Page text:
The Student News Site of Shawnee Mission Northwest


The Student News Site of Shawnee Mission Northwest


The Student News Site of Shawnee Mission Northwest


Beyond your friends list

The disadvantages of sharing your life online have tamed the country’s youth.

When spending Spring Break in Florida, you expect to see some crazy things: college (and sometimes high school) students enjoying their break from scholastic stress, participating in perhaps borderline illegal activities. Last year, when my friend went to Siesta Key, Fla., the party scene on the public beach was nearly out of control. This year, when I went with her, the tame atmosphere was pleasant but unexpected.

According to a New York Times article, the locals around Key West, Fla., close to Siesta Key, have noticed that students are more reserved and are more inhibited when they hit the beaches for Spring Break. Bartenders at establishments around the area attribute the change in behavior to social media and the speed at which embarrassing, and possibly incriminating, photos and videos spread throughout the Web.

The effects that social media have on students nowadays are immense. The sites dictate our daily lives, influencing what we choose to do and what we consider a bad idea. Students are being given the ability to get involved and be informed about things bigger than themselves (for example, we all know about the atrocities going on in Uganda thanks to #Kony2012 and those viral videos circling around the Internet).

This just goes to show that because of social networking outlets, young people are worrying about things bigger than their one week of fun, which is commendable. They are also getting smarter about what they put on these outlets, like Facebook and Twitter, for everyone to see.

We have all gotten the advice that goes something like, “Colleges and employers are looking at your Facebook; don’t be stupid with what you post.” But in all seriousness, it’s something teenagers should be worrying about. According to a USA Today article, 24 percent of admissions officers from 359 colleges in the country have used Facebook to evaluate applicants.

Also, companies looking to hire have been asking applicants to hand over their Facebook passwords before they consider them for a job (in a recent press release, Facebook condemned this practice, saying that it “undermines the privacy expectations and the security of the user.”) In a 2010 oft-cited survey released by Microsoft Research, almost 70 percent of recruiters claimed they had rejected applicants based on what they gathered from the applicant’s online profile.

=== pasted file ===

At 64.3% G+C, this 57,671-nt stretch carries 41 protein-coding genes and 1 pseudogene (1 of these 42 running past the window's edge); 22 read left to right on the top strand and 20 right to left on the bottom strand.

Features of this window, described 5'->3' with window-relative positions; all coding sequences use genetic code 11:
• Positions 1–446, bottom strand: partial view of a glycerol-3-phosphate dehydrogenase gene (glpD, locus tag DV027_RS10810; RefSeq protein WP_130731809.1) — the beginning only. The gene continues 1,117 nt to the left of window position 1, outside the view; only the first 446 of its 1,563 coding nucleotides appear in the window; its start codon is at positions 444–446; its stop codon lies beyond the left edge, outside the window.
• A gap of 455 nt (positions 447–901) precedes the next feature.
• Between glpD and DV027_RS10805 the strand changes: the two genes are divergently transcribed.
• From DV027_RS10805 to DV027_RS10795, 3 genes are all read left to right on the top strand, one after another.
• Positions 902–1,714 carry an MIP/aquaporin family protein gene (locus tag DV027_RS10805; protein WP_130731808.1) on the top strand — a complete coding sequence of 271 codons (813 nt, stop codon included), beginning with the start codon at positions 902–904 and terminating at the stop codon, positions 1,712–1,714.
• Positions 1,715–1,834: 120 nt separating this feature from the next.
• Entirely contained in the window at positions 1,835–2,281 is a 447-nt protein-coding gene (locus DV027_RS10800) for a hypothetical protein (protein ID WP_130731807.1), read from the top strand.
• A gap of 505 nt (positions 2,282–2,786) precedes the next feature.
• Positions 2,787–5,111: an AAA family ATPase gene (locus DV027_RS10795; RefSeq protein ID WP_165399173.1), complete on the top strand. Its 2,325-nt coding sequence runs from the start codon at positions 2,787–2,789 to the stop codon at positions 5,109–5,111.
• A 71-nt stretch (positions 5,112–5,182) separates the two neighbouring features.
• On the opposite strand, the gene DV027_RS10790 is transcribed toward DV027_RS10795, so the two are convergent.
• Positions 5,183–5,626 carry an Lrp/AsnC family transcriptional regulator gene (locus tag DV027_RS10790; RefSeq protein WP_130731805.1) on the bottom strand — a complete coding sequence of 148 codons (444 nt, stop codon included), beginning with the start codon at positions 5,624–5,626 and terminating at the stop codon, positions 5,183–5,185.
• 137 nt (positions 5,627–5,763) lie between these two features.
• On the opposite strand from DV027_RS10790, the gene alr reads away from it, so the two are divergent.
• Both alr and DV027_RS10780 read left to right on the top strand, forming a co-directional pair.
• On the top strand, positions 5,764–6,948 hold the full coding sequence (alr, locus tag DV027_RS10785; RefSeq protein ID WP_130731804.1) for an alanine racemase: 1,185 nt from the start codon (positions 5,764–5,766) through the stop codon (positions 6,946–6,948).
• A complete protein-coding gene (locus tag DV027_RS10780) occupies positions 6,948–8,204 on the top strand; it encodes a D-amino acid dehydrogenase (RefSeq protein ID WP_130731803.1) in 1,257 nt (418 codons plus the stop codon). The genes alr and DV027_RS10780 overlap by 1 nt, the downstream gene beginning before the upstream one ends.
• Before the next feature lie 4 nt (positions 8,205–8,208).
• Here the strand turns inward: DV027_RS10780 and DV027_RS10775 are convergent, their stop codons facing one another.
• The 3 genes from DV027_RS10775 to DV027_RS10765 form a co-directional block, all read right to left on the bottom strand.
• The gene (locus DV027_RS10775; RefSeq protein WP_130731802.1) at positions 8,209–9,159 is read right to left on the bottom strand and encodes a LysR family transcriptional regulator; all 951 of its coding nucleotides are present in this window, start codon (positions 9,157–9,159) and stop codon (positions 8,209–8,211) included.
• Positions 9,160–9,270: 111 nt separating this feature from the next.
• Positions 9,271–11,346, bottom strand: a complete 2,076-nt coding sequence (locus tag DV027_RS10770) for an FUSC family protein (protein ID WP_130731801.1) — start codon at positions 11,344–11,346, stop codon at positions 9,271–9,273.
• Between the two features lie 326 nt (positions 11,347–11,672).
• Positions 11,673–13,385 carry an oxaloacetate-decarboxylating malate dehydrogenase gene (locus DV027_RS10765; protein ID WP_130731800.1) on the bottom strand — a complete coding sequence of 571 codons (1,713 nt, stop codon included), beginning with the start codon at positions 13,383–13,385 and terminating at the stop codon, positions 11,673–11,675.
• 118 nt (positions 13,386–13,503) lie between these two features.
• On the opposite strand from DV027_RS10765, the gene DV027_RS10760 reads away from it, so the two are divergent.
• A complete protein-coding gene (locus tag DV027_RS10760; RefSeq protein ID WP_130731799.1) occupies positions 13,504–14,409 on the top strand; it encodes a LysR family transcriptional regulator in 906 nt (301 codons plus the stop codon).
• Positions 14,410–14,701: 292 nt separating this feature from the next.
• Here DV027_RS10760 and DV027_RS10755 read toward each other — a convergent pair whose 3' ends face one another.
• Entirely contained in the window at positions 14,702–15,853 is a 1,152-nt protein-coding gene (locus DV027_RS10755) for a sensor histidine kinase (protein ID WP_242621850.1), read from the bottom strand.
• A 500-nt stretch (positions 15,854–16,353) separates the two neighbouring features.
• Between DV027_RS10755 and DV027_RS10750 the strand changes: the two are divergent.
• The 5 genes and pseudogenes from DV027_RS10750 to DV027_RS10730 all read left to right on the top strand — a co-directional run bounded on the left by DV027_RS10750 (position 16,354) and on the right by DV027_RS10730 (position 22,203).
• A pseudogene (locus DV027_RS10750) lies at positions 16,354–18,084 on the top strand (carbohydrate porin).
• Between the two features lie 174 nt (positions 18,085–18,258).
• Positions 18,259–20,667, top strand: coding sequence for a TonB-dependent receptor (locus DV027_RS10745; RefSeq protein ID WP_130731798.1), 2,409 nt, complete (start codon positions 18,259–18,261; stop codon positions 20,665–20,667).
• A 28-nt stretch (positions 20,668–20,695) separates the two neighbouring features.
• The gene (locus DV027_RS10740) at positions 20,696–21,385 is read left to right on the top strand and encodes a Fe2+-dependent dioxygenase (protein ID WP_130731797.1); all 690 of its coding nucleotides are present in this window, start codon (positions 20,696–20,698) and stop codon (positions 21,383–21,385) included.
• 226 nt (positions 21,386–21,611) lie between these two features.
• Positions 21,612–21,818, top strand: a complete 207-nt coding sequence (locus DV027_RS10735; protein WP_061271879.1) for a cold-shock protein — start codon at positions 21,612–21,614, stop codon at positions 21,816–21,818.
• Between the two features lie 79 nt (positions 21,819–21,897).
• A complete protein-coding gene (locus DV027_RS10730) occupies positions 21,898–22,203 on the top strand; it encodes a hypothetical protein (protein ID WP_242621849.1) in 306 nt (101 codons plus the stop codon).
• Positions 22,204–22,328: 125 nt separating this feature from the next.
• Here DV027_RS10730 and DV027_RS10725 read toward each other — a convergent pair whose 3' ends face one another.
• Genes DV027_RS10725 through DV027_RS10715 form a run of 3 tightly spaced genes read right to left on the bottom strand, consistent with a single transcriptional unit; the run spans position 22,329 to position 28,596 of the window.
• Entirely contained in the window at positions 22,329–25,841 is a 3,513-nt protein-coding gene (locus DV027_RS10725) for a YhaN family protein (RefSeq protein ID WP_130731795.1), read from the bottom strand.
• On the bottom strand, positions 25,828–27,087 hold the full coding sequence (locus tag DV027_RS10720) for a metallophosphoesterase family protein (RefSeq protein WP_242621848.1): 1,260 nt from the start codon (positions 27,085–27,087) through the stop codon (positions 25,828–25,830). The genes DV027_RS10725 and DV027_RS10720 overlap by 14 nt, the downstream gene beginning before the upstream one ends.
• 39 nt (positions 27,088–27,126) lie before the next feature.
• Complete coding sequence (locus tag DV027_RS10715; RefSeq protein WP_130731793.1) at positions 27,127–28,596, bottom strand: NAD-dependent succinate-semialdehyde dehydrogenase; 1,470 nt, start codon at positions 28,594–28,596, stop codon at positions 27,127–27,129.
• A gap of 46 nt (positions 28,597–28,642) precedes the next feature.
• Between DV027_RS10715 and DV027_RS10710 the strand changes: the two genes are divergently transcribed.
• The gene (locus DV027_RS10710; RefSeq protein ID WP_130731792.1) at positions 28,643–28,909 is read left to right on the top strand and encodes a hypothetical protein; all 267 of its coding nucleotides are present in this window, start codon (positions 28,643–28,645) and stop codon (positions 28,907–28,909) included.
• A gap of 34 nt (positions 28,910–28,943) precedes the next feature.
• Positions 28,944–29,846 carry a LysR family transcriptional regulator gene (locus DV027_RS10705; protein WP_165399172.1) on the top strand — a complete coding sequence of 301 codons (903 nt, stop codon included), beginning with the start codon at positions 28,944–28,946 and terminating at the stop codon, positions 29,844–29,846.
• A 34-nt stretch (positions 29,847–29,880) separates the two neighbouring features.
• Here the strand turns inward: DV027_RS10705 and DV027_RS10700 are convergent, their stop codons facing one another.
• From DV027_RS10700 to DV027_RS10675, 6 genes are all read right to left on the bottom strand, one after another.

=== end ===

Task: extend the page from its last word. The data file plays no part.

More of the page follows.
Once high school students make it to college, the exposure they experience on social networking sites increase. Your profile has a larger audience: everyone from your possible future roommate, your professors, your residential adviser, the campus judicial board and local police, as well as that creepy guy who has followed you to college.

Students have been decreasing their vulnerability and avoiding the problems they set themselves up for when they post something unflattering to their profile, but I still see embarrassing posts and photos that can hurt their future. Teens need to get smarter about what they put online. It’s there forever, even when deleted, and anyone is able to see it as long as they know what to look for. Those pictures from “last night” aren’t going to look good when you’re expecting your acceptance letter from the college of your dreams or a phone call from a job recruiter.

Some ideas for how to clean up your online profile are to remove or block any photos taken while you or the people around you were under the influence, photos with rude gestures (admissions officers might not find you “flipping the bird” very funny), as well as photos that are sexually suggestive or that portray illegal activity. Visit your profile frequently, and get rid of any and all unflattering photos that your friends might have posted of you.

Many things on your profile might make whoever is looking at it question your character. Make sure you permanently delete or block photos that will make an employer or college recruiter pass judgment. Also, remove your contact information from your profile: Important people will see that and wonder why you would make such a careless decision.

Make sure your profile photo is attractive and professional, because that will be the first thing they see. Photos of you doing community service, playing a team sport, making music or traveling around the world are really impressive to recruiters.

Just follow the golden rule of social networking sites: Don’t put anything on your wall or Tweet anything that you wouldn’t want these important people to see.

The point is that what you put on your Facebook or Twitter account can come back to bite you, or it could, in effect, boost your chances of getting that job or making it into your dream school. We might only think of it now as a site all about you, one that will make you famous in a way to your friends, but once the time comes for college, it will become so much more than that.

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